Device: Electric Acoustic System
Combination of a cochlear implant and a hearing aid
Other Names:
  • EAS
  • Electric Acoustic Systems
  • Experimental: Original Audiological Criteria

    Inclusion Criteria:

    Pure-tone air-conduction threshold levels shall fall at or within the levels listed in the following chart.

    Frequency (Hz): 250 500 750 1000 1500 2000 4000 8000 Lower Limit: 10 10 10 60 60 70 70 70 Upper Limit: 65 65 75 *110+ *110+*110+ *110+ *90+

    Minimal benefit from optimally fit hearing aid/s, preferably bilateral, with monosyllabic word scores in quiet of ≤50% in the best-aided condition.

    Intervention: Device: Electric Acoustic System
  • Experimental: Expanded Audiological Criteria

    Pure-tone air-conduction threshold levels shall fall at or within the levels listed in the following chart.

    Frequency (Hz): 250 500 750 1000 1500 2000 4000 8000 Lower Limit: 10 10 10 60 60 70 70 70 Upper Limit: 65 65 75 *110+ *110+*110+ *110+ *90+

    Minimal benefit from optimally fit hearing aid/s, preferably bilateral, with monosyllabic word scores in quiet of ≤50% in the best-aided condition.

    Study Arm 2 candidates are those who meet the inclusion criteria listed above with the exception that:

    In the ear to be implanted, the pure-tone air conduction threshold(s) at 250, 500, and/or 750 Hz will be greater than or equal to 0 dB HL and less than 10 dB HL, and/or In the ear to be implanted, the pure-tone air conduction threshold(s) at 1000 and/or 1500 Hz will be greater than or equal to 0 dB HL and less than 60 dB HL and/or In their best-aided condition, they score 51-60% on monosyllabic word scores.

    Intervention: Device: Electric Acoustic System

*   Includes publications given by the data provider as well as publications identified by ClinicalTrials.gov Identifier (NCT Number) in Medline.
 
Completed
73
February 2016
February 2016   (Final data collection date for primary outcome measure)

Inclusion Criteria:

  • Audiologic tests suggest a moderate sloping to severe/profound sensorineural hearing loss in the ear to be implanted. The non-implanted ear may fall outside of these criteria; however, threshold levels cannot be better than the indication criteria (for example, the non-implanted ear must be 60 dB or poorer at 1000 Hz, 70 dB or poorer at 2000-8000 Hz).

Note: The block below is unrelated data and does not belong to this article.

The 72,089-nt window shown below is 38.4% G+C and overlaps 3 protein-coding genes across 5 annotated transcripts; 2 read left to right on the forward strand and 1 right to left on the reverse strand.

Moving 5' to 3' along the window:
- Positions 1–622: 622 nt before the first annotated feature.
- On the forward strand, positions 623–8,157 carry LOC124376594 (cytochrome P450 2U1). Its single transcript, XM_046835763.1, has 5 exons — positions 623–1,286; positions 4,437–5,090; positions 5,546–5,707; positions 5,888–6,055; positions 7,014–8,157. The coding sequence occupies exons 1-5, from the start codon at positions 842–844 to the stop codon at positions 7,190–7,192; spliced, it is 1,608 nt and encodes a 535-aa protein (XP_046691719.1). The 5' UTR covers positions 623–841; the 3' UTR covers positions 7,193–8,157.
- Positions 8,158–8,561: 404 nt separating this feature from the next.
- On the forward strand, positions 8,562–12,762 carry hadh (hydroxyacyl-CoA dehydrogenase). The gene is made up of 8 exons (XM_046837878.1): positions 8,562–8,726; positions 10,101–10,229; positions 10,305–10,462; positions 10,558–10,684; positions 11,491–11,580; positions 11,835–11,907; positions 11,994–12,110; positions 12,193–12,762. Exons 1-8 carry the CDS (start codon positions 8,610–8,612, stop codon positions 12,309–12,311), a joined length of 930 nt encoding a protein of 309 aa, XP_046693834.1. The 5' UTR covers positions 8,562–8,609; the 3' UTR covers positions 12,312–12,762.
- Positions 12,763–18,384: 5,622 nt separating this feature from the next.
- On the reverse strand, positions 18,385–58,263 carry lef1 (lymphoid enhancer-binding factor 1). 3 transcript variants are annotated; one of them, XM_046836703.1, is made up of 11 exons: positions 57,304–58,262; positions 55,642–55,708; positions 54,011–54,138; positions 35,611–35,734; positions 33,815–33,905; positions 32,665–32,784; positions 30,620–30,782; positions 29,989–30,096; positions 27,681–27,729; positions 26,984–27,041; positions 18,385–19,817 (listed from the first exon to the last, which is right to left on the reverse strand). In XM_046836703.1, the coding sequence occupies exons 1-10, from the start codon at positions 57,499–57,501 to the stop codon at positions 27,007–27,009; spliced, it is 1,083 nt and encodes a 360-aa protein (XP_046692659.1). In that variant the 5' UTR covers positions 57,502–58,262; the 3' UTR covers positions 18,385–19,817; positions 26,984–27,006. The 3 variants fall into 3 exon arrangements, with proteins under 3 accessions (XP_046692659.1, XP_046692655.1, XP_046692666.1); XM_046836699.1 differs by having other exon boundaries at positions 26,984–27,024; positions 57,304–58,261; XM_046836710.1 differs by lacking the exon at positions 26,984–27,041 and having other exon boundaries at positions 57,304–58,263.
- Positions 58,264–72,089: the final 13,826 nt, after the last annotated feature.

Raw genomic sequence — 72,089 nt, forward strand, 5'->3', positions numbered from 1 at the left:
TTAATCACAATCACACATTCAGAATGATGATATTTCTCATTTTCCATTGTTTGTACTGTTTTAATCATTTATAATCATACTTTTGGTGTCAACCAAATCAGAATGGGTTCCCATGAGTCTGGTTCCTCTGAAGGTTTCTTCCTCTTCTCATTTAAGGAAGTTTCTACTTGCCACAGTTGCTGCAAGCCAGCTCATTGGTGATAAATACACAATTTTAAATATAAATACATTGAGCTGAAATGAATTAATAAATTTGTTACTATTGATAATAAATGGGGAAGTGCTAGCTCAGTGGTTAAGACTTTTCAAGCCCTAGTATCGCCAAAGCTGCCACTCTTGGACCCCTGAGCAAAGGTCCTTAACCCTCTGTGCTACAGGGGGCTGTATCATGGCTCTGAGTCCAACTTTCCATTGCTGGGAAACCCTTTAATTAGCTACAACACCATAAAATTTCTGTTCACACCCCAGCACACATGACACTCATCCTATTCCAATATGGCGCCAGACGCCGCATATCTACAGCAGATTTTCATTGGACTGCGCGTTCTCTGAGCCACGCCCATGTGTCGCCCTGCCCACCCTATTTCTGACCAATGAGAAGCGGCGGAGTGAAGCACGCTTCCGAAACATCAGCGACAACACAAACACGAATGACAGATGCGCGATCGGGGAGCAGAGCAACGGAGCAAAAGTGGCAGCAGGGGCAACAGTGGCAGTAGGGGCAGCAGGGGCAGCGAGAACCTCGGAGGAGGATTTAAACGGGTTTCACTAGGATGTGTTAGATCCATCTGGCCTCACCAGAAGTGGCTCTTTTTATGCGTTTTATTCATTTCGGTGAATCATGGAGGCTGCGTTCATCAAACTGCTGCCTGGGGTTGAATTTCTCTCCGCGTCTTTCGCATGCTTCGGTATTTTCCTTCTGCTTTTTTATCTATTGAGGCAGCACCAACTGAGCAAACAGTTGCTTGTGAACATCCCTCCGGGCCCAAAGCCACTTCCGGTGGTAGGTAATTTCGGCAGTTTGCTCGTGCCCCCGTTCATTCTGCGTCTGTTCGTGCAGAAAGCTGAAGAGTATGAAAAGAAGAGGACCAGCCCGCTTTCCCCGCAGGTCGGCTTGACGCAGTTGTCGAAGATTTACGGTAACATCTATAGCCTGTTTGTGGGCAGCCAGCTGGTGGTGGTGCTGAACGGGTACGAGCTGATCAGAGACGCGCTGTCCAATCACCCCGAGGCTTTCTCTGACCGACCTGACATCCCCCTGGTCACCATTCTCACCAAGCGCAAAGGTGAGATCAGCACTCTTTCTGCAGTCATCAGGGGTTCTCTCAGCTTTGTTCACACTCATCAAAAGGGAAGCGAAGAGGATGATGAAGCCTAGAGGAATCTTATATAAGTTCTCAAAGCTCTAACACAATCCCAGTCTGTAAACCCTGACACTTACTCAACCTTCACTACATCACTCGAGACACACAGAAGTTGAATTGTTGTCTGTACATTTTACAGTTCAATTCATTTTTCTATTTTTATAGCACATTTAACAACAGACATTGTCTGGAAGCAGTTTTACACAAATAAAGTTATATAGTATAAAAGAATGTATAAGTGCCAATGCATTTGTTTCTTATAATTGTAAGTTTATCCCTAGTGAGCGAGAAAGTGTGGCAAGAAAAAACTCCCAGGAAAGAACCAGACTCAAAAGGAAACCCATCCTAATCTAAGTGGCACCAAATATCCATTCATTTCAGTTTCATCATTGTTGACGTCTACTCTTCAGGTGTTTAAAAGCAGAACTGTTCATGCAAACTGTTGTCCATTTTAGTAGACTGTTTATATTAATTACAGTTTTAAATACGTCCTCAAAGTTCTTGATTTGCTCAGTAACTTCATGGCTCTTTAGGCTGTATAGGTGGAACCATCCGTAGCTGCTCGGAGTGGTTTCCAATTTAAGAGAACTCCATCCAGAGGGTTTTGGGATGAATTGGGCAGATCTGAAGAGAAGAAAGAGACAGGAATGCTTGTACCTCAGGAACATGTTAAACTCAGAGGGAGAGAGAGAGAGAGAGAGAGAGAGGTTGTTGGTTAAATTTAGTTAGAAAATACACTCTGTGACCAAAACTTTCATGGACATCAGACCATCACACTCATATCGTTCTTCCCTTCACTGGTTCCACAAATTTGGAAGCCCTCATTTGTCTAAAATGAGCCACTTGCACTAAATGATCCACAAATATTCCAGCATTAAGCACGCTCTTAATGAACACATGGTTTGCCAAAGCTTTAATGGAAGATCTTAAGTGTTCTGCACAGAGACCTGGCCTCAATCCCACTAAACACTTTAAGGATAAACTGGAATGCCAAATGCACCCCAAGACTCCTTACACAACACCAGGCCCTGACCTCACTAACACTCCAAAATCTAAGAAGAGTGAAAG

• Pure-tone air-conduction threshold levels for the ear to be implanted shall fall at or within the following levels:

    250 Hz - 500 Hz hearing loss less than or equal to 65 dB HL 750 Hz hearing loss less than or equal to 75 dB HL 1000-1500 Hz hearing loss less than or equal to 60 dBHL (ie. 60-110+ dB HL) 2000 Hz - 8000 Hz hearing loss less than or equal to 70 dB HL

  • Pure-tone air-conduction threshold levels shall fall at or within the levels listed in the following chart Frequency (Hz): 250 500 750 1000 1500 2000 4000 8000 Lower Limit: 10 10 10 60 60 70 70 70 Upper Limit: 65 65 75 *110+ *110+ *110+ *110+ *90+
  • Pure-tone air-conduction thresholds for both ears are within 20 dB of each other at 250, 500 and 1000 Hz.
  • Air-bone gap at 500, 1000, 2000 and 4000 Hz should be <10 dB at two or more of these frequencies.
  • Minimal benefit from optimally fit hearing aid/s, preferably bilateral, with monosyllabic word scores in quiet of ≤50% in the best-aided condition.
  • Normal middle ear anatomy and function (based on clinical assessment of tympanometry and acoustic reflex results). No prior middle ear surgery or history of postadolescent, chronic middle ear infections or inner ear disorders (i.e. vertigo or Meniere's syndrome).
  • No evidence that hearing loss origin is retrocochlear.